The new car smell, the way your friends ooohhhh and ahhhhh as you pull into your driveway, the sense of pride you feel when you pick your kids up at school, all of that is an illusion – a fantasy -- perpetuated by an industry that desperately wants you to see your new car as a symbol of your status and a sign of success.

We’re paying dearly for the privilege and giving up far more than what we get in return. Next time you are in the market for reliable transportation, don’t forget to run the numbers. Calculate the real cost of a new car and ask yourself, “Is it worth what I’m giving up?”

Chances are, the answer will be no.

This article is about Debt

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This article is by staff writer Kristin Wong.

I’ll admit it. I’m a sucker for money psychology studies. And it’s not just because I write about money. On a sheer curiosity level, they’re fascinating.

But they also serve as a great reminder that money is more about mind than it is about math.

It’s interesting to see exactly how our brains work when it comes to habits like spending and saving. And not only is it interesting, it can be helpful too. Understanding how we’re wired helps us have a better understanding of our own individual money habits. This is why articles on sneaky marketing tactics are so popular — they’re helpful! It helps to know how our subconscious is manipulated to spend more so we can consciously do something about it.

I was impressed when April Dykman wrote about Keith Chen last year. He’s the behavioral economist who studies the link between language and savings rates. Basically, Chen’s findings were enough for him to assert:

If you speak a language that doesn’t distinguish strongly between the present and the future, you save a lot more because the future feels closer. If you speak a language that separates present and future events, the future feels more distant, which makes it harder to do things to care for your future self like save money, exercise, and eat better.”

Obviously, this isn’t to say we should all change the languages we speak to get rid of our concept of the future. We’ve talked about linking our present and future selves before, and it does help to be aware that our language can be yet another barrier in doing this. But it doesn’t stop there. I’ve come across quite a few seemingly “weird” ways our financial habits are affected. Here are three more that I came across recently.

Disorganization leads to impulse spending

Here’s one advantage to being a neat freak, I guess.

Researchers from the University of British Columbia and the Cheung Kong Graduate School of Business found that a disorganized environment can lead to impulse spending. According to the Chicago Tribune:

“…in experiments the authors found that people in a cluttered room were more likely to pay higher prices for products, such as a TV or movie tickets, compared with people in an organized room, according to the study, ‘Environmental Disorder Leads to Self-Regulatory Failure.’ Researchers predicted that if a person was responsible for his or her own messy environment — rather than ones created by researchers in the experiments — the effect would be even more depleting to their self-control.”

The idea is that organization makes you feel more in control. And when you have more self-control, you’re less likely to give in to impulsive shopping decisions. You wouldn’t typically think cleanliness and spending affect each other, but your environment can have a subtle impact on your feelings of self-control.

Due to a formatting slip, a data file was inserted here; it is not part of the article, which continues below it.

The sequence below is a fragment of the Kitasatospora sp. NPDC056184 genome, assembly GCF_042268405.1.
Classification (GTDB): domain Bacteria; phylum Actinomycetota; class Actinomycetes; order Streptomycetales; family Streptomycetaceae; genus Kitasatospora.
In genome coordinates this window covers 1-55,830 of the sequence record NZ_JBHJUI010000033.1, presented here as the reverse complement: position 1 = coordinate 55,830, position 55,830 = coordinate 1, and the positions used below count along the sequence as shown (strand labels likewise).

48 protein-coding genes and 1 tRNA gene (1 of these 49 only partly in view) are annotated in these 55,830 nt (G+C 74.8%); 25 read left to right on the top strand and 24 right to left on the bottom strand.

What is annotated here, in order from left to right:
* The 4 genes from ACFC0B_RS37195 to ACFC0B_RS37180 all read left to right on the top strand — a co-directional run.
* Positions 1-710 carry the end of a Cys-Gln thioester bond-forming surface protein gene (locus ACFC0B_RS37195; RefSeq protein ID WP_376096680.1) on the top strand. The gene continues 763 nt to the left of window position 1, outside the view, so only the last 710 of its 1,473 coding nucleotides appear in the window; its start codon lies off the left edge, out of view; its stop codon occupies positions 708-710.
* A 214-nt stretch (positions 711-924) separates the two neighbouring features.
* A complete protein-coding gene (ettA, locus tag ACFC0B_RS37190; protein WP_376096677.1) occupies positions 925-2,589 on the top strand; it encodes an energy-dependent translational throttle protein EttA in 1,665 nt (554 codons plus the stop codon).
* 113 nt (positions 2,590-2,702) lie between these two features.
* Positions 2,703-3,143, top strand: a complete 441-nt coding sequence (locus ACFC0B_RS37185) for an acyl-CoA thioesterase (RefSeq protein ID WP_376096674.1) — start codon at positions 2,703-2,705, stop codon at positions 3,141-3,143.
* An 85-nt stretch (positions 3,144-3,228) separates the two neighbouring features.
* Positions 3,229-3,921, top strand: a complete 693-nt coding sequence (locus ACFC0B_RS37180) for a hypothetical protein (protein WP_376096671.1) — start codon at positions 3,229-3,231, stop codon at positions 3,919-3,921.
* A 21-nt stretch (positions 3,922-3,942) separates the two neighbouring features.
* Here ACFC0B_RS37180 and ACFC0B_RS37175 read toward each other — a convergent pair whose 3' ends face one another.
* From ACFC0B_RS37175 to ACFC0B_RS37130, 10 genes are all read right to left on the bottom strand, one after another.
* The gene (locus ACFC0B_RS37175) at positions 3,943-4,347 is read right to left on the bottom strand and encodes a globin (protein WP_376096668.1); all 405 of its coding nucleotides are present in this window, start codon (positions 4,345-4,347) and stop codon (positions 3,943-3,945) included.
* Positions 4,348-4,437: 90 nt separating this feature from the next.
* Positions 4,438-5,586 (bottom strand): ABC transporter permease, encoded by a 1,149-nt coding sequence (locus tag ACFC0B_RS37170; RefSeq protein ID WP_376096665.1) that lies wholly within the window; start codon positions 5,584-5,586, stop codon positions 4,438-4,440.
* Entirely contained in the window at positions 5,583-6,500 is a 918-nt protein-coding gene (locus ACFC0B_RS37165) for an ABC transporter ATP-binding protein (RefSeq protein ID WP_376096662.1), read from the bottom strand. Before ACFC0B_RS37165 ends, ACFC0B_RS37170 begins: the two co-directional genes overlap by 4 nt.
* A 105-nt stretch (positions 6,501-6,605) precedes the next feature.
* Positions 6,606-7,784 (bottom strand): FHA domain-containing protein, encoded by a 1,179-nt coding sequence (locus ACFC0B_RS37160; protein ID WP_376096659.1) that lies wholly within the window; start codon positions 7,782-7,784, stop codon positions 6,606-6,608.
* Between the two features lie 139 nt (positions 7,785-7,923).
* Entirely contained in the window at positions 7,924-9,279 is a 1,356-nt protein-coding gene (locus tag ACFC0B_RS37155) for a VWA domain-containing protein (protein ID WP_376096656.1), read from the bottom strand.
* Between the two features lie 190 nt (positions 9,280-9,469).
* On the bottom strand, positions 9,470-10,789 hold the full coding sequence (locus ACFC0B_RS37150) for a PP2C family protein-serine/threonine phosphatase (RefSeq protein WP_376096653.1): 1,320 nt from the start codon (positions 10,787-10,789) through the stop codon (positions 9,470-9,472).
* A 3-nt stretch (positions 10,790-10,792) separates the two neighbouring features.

We’re more likely to spend dirty money

A study from a couple of years ago found that our spending is also affected by, simply, the way our money looks.

Researchers from the University of Guelph found that we’re more likely to spend dirty, crumpled up bills and hold onto our new bills — except in social situations. When we’re trying to impress someone, we usually reach for those new, good-looking bills. According to the University:

“In five different studies, the researchers gave subjects new or old bills and asked them to shop and spend. In all the studies, people spent more and took more chances with older worn money…’Basically, the physical appearance of money matters more than traditionally thought,’ said Theodore Noseworthy, a professor in Guelph’s Department of Marketing and Consumer Studies…”

They go on about how we tend to think of money as symbolic rather than a product itself. But this study shows that we do see some intrinsic value in money, in and of itself. And this is weird, because a dirty $10 bill will buy you the same amount as a clean $10 bill. We know that, and, somehow, we still value the clean bill.

We can use this knowledge to our advantage when it comes to paying with cash. You might try to only keep new, crisp bills in your pocket, for example. It might seem impractical and silly, but if these studies are any indication, human behavior often is impractical and silly.

We’re less likely to spend larger bills

Similarly, we’re less likely to spend larger bills. Researchers Priya Raghubir and Joydeep Srivastava conducted a series of studies that found when people had larger bills, they were less likely to spend it than people with smaller bills or coins.

But there was an interesting twist: When the subjects did decide to spend money, those who made purchases with large bills spent more, overall, than those with small bills.

It’s actually been coined “denomination effect.” In their paper, the researchers conclude:

“The results suggest that the denomination effect occurs because large denominations are psychologically less fungible than smaller ones, allowing them to be used as a strategic device to control and regulate spending.”